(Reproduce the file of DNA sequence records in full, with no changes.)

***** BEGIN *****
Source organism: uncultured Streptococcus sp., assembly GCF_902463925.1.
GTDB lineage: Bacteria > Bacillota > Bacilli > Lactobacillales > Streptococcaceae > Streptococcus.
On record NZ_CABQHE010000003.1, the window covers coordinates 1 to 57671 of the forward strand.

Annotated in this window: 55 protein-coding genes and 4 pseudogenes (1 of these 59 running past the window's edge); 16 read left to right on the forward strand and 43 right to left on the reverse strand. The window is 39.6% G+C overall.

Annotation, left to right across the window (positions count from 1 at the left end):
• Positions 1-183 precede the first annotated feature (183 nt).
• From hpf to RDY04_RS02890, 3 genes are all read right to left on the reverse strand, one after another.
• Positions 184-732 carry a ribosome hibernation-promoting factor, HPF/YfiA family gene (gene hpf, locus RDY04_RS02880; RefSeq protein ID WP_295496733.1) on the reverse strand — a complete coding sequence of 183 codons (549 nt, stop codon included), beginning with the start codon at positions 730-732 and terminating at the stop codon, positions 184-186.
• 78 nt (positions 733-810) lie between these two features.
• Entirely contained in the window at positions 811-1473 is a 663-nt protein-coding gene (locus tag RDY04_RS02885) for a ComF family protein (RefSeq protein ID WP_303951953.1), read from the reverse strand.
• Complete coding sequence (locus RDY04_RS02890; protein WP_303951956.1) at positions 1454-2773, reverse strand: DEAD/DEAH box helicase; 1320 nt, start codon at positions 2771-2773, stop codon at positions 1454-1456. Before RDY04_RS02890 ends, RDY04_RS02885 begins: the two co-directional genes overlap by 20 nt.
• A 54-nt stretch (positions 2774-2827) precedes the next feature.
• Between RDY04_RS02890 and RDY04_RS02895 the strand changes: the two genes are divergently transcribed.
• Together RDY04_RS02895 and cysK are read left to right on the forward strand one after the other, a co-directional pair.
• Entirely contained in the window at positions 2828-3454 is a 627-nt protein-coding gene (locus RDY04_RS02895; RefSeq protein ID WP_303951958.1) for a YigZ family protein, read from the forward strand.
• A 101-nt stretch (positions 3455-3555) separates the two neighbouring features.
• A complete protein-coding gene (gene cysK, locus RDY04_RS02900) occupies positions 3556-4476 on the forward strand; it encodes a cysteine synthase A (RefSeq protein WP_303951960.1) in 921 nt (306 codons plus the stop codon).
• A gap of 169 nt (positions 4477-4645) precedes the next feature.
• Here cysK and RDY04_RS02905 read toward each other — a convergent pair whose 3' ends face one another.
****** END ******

Source organism: uncultured Streptococcus sp., assembly GCF_902463925.1.
GTDB lineage: Bacteria > Bacillota > Bacilli > Lactobacillales > Streptococcaceae > Streptococcus.
On record NZ_CABQHE010000003.1, the window covers coordinates 1 to 57671 of the forward strand.

Annotated in this window: 55 protein-coding genes and 4 pseudogenes (1 of these 59 running past the window's edge); 16 read left to right on the forward strand and 43 right to left on the reverse strand. The window is 39.6% G+C overall.

Annotation, left to right across the window (positions count from 1 at the left end):
• Positions 1-183 precede the first annotated feature (183 nt).
• From hpf to RDY04_RS02890, 3 genes are all read right to left on the reverse strand, one after another.
• Positions 184-732 carry a ribosome hibernation-promoting factor, HPF/YfiA family gene (gene hpf, locus RDY04_RS02880; RefSeq protein ID WP_295496733.1) on the reverse strand — a complete coding sequence of 183 codons (549 nt, stop codon included), beginning with the start codon at positions 730-732 and terminating at the stop codon, positions 184-186.
• 78 nt (positions 733-810) lie between these two features.
• Entirely contained in the window at positions 811-1473 is a 663-nt protein-coding gene (locus tag RDY04_RS02885) for a ComF family protein (RefSeq protein ID WP_303951953.1), read from the reverse strand.
• Complete coding sequence (locus RDY04_RS02890; protein WP_303951956.1) at positions 1454-2773, reverse strand: DEAD/DEAH box helicase; 1320 nt, start codon at positions 2771-2773, stop codon at positions 1454-1456. Before RDY04_RS02890 ends, RDY04_RS02885 begins: the two co-directional genes overlap by 20 nt.
• A 54-nt stretch (positions 2774-2827) precedes the next feature.
• Between RDY04_RS02890 and RDY04_RS02895 the strand changes: the two genes are divergently transcribed.
• Together RDY04_RS02895 and cysK are read left to right on the forward strand one after the other, a co-directional pair.
• Entirely contained in the window at positions 2828-3454 is a 627-nt protein-coding gene (locus RDY04_RS02895; RefSeq protein ID WP_303951958.1) for a YigZ family protein, read from the forward strand.
• A 101-nt stretch (positions 3455-3555) separates the two neighbouring features.
• A complete protein-coding gene (gene cysK, locus RDY04_RS02900) occupies positions 3556-4476 on the forward strand; it encodes a cysteine synthase A (RefSeq protein WP_303951960.1) in 921 nt (306 codons plus the stop codon).
• A gap of 169 nt (positions 4477-4645) precedes the next feature.
• Here cysK and RDY04_RS02905 read toward each other — a convergent pair whose 3' ends face one another.